The climate case for working from home
If the coronavirus pandemic has taught us anything, it’s that global crises need to be addressed before they get out of hand. When scientists collectively sound the alarm about a rapidly approaching hellfire, policymakers should listen to them, and the steps they recommend to prevent getting scorched.
In the case of climate change, scientists say we need to cut global emissions by about 7.6 percent every year for the next 10 years in order to stabilize warming at 1.5°Celsius—known as “the danger line” for climate change. The good news is, we’re already on track for about a 5.5 percent reduction in global carbon emissions this year.
The bad news is, that’s only because of coronavirus-related economic lockdowns, which have kept people in their homes. Emissions will rise once again as those lockdowns lift, and things start to go back to normal.
It doesn’t have to be that way, though. We can preserve some of the carbon-saving practices we’ve taken up during the pandemic without continuing to hurt the economy. In fact, there’s one corporate carbon-saving practice in particular that’s been immensely helpful to economic productivity: allowing employees to work from home. If companies don’t allow that practice to continue post-pandemic, they’ll be ignoring the majority of workers—and the majority of climate scientists.
“No single activity contributes more greenhouse gas emissions than driving to and from work”
Last month, Matt Butner and Jayni Hein published a must-read piece in Quartz about remote work as high-impact climate policy. Its most convincing paragraph is just three sentences of straight facts:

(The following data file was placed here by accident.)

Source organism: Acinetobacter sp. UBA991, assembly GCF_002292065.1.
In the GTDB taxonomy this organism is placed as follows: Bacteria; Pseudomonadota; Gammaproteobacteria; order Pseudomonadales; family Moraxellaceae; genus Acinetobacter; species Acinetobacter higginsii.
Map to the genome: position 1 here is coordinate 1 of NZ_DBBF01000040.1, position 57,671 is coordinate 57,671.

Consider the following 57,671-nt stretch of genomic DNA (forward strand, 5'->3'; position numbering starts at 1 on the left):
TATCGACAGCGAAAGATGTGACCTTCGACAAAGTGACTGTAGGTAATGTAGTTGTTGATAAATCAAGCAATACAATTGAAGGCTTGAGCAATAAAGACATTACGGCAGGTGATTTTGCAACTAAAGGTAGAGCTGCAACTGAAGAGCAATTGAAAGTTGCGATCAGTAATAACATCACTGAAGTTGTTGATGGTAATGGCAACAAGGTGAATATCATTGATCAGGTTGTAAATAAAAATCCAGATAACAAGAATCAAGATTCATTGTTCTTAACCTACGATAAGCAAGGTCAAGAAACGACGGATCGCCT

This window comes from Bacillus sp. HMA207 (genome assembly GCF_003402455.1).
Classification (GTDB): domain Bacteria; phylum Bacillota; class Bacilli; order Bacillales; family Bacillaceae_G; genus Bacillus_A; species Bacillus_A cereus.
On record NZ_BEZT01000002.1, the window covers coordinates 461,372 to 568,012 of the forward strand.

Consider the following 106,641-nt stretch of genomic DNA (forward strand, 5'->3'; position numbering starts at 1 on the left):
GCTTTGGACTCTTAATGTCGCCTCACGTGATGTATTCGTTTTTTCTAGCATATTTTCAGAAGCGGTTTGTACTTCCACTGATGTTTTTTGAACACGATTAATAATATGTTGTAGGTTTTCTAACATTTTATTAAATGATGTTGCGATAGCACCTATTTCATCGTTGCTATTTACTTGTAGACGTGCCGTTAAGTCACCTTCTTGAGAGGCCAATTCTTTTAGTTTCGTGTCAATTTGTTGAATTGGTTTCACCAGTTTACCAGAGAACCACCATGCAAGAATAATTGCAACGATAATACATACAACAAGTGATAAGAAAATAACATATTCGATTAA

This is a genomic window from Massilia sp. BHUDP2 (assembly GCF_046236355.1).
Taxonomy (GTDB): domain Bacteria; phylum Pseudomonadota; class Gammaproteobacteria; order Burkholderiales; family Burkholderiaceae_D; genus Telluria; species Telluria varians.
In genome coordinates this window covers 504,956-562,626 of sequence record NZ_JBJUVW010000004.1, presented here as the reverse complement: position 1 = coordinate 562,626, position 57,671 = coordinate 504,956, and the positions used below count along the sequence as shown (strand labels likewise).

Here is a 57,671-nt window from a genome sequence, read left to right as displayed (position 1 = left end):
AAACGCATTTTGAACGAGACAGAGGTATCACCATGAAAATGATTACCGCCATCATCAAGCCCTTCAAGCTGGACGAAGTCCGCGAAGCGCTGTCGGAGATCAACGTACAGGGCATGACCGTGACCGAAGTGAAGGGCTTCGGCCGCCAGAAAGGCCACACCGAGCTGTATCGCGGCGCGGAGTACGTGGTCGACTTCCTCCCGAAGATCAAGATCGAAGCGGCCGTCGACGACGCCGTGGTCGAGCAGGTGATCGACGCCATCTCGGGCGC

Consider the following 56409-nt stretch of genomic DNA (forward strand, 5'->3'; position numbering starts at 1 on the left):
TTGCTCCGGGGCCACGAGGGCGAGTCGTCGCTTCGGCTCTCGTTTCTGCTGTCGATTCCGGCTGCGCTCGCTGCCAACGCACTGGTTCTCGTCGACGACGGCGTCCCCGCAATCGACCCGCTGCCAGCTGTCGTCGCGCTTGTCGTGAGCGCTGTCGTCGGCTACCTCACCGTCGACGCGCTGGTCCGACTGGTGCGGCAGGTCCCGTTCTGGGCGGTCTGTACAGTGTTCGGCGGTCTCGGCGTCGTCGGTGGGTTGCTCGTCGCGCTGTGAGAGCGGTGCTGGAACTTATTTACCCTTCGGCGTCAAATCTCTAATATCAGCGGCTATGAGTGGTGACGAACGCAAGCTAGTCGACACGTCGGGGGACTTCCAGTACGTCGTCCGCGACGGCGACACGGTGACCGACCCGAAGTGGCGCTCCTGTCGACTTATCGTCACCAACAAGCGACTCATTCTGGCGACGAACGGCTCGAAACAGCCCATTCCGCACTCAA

No single activity contributes more greenhouse gas emissions than driving to and from work. Transportation is the number one source of emissions in the United States, and light-duty vehicles contribute the lion’s share of all carbon emissions. The most common mile traveled by households operating light-duty vehicles is the one to and from work.
The long-term solution to climate change must be to transition away from fossil fuels entirely—which means replacing gas-powered cars with vehicles powered by renewable electricity. But that transition is going to take a long time—so in the meantime, Butner and Hein argue, it makes sense to just reduce the amount of driving taking place in general. And the easiest way to reduce the amount of driving taking place is to allow workers who can work from home to do it.
“Incentivizing these employees to work from home just two or three days a week will reduce their typical commute-based greenhouse gas emissions by half, immediately,” Butner and Hein wrote. “This expeditious reduction in emissions would help immensely while the window to avoid catastrophic climate effects narrows.”
“Business travel can account for about half of a typical company’s carbon emissions”
Another must-read piece about the climate benefits of working remotely comes from Grist’s Kate Yoder. If companies continue to allow employees to work from home post-pandemic, it “could have long-term global consequences,” she writes. “Recent reports suggest that workplace practices will be more climate-friendly on the other side of the pandemic.”
My favorite part in Yoder’s piece was about how, before the pandemic, travel analysts predicted that the market corporate “business travel” was going to expand. Then, the pandemic hit, and everyone realized it was not only useless in terms of economic productivity, but exceedingly wasteful in a climate sense.